You gave Chamelia some attentionYou gave this pet attention today!
Name: ChameliaBirthday: 03-01-2012
Type: Veiled Chameleon
A true Old World chameleon - as opposed to the New World anoles commonly known and sold under that name - the Veiled is one of the most popular and successfully-kept pet lizards. Readily propagated in captivity (they are able to reproduce at four to five months, when they have reached a body size of 8 to 12 inches, roughly half their full adult size), breeding may occur up to three times a year, and females change colors within 18 hours of a successful mating - talk about convenient for the breeder! Egg laying occurs between 20 and 30 days after mating, with clutch sizes ranging from 35 to 85 eggs. The white, oval, tough-skinned eggs are buried in warm sand in their natural habitat. Veiled chameleons are native to Yemen and southern Saudi Arabia, and reside in an amazing variety of different habitats. They can be found in the dry plateaus, mountains, and river valleys, and are arboreal - preferring to live in trees, bushes, or shrubs. They prefer temperatures of 75 to 95F (24 to 35C) and can be found in elevations up to 3,000 feet (914 m).
Veiled chameleons are brightly colored, with a casque (a helmet-like ridge on top of their heads) which is only a tiny swelling in a hatchling, but grows to two inches (5 cm) in height as the animal matures - considerably larger in the male, who is also substantially bigger and slimmer at maturity. As hatchlings, they are usually a pastel green, but as they develop they acquire bold bands of bright gold, green, and blue, mixed with yellow, orange, or black, that circle their body. The males are usually more strikingly colored than the females, who are usually green mottled with shades of tan, orange, white, and sometimes yellow.
Old-World chameleons are specialized tree-living lizards that feed almost exclusively on insects. Their bodies are flattened from side to side, and more or less leaf-shaped. They remain still and concealed for long periods of time and wait for their prey to come near. When they move, they do so slowly, and rock their bodies from side to side like a leaf in the wind. Their eyes move independently, and can look in two directions at once, as well as swivel nearly 180 degrees. They are therefore able to look in any direction, and even follow moving objects, without turning their heads or shifting body position. When a prey animal is spotted, both eyes will focus on the insect in order to perceive depth, and their famous long, sticky tongue flicks out to capture dinner.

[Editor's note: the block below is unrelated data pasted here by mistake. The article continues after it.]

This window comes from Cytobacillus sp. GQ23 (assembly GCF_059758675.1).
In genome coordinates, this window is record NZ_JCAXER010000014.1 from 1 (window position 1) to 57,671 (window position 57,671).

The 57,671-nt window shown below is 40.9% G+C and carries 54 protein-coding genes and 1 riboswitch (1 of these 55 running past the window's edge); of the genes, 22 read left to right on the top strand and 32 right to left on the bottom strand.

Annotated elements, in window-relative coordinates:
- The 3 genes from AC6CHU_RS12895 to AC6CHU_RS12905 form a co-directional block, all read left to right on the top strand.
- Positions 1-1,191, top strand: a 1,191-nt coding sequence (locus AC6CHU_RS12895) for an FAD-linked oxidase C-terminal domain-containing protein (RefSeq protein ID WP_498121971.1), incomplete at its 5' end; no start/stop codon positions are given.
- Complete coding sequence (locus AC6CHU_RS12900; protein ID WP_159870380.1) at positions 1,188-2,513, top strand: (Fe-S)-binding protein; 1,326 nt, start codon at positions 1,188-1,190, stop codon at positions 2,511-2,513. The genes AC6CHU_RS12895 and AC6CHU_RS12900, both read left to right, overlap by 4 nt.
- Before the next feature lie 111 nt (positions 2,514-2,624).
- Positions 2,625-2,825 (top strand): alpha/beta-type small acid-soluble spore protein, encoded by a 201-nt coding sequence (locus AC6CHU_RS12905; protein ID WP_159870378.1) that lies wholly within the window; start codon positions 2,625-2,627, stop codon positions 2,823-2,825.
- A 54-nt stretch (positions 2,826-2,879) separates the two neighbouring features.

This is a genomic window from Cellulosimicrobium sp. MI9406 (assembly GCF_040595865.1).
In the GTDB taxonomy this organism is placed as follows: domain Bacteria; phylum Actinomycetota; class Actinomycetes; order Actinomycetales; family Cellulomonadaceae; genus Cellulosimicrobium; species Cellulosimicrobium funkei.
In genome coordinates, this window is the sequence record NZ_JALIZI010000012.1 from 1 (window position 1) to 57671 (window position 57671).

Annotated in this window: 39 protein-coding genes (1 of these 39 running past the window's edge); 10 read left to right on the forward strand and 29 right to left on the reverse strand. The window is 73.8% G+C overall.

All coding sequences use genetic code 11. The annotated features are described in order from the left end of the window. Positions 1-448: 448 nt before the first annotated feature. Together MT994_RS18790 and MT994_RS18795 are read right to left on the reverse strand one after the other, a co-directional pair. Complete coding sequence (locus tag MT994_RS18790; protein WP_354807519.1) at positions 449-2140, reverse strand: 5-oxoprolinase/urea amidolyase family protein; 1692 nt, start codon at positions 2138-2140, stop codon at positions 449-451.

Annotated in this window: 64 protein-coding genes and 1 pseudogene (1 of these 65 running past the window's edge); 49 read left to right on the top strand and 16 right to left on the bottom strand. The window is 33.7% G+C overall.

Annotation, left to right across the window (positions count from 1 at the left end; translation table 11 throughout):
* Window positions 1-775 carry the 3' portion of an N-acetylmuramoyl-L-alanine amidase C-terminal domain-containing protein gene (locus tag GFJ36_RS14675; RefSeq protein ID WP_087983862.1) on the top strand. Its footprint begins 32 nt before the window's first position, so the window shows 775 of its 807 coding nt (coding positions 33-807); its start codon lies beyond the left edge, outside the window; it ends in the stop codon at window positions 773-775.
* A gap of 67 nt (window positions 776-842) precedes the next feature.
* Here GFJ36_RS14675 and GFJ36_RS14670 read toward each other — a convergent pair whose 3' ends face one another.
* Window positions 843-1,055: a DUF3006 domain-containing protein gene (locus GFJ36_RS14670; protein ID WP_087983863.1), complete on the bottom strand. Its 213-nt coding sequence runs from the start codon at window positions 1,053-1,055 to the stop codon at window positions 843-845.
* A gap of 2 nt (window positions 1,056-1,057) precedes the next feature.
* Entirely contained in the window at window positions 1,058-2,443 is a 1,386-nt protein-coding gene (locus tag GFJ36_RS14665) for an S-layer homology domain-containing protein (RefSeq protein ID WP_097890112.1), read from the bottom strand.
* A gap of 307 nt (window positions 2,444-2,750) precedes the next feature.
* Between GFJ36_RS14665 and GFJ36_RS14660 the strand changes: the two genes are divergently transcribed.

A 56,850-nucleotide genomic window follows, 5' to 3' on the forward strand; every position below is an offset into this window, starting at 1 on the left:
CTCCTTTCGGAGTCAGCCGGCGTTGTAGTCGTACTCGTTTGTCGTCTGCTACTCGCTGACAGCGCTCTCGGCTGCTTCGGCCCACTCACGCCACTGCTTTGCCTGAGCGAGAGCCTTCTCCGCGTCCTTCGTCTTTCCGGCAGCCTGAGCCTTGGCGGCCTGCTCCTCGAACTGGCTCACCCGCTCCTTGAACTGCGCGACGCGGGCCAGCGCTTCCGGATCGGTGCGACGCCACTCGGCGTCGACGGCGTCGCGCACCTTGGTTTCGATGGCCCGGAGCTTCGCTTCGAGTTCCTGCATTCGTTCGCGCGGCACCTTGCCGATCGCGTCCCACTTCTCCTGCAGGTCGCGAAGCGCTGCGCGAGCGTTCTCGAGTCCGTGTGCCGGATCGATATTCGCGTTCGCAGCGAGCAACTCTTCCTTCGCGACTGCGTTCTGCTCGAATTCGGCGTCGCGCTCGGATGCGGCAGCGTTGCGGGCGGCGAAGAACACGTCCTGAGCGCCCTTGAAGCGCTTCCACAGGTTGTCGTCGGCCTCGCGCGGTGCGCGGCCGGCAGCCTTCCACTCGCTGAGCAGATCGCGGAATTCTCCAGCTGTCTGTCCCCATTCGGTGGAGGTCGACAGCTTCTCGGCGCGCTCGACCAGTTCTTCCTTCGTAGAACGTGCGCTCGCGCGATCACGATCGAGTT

While chameleons are famous for their ability to change color, the changes are not just for camouflage. Veiled Chameleons are highly aggressive and solitary animals, and very territorial...even males and females only associate during breeding. Although chameleons at rest tend to assume colors similar to their surroundings, color change is most often used to signify emotional state. Many chameleons are green or brown at rest, but can become far more brightly colored when frightened, courting, or defending a territory against another chameleon. Veiled chameleons, when startled or threatened, may darken in color and "play possum".
Not presently listed on the IUCN Red List of Threatened Species, the Veiled Chameleon is the most common species of its genus in the pet trade. Their popularity is due to a number of factors - Veiled Chameleons are relatively hardy, large, beautiful, and prolific, and because they are found in a variety of habitats naturally, the species is tolerant of temperature and humidity extremes, which contributes to their hardiness in captivity. However, wild chameleons are frquently captured and sold for rituals and souvenirs. (For example, some believe that throwing a live chameleon into a fire will bring good luck.) The growing demand by tourists for chameleon "souvenirs" puts pressure on chameleon populations. Like those of many other animals, wild chameleon populations are experiencing pressures from commercial exploitation and extensive habitat loss. Wild chameleons are particularly sensitive to the problems associated with habitat loss because many chameleon populations have evolved in small, often isolated pockets and are unable to relocate.
Owner: Nimura Tooru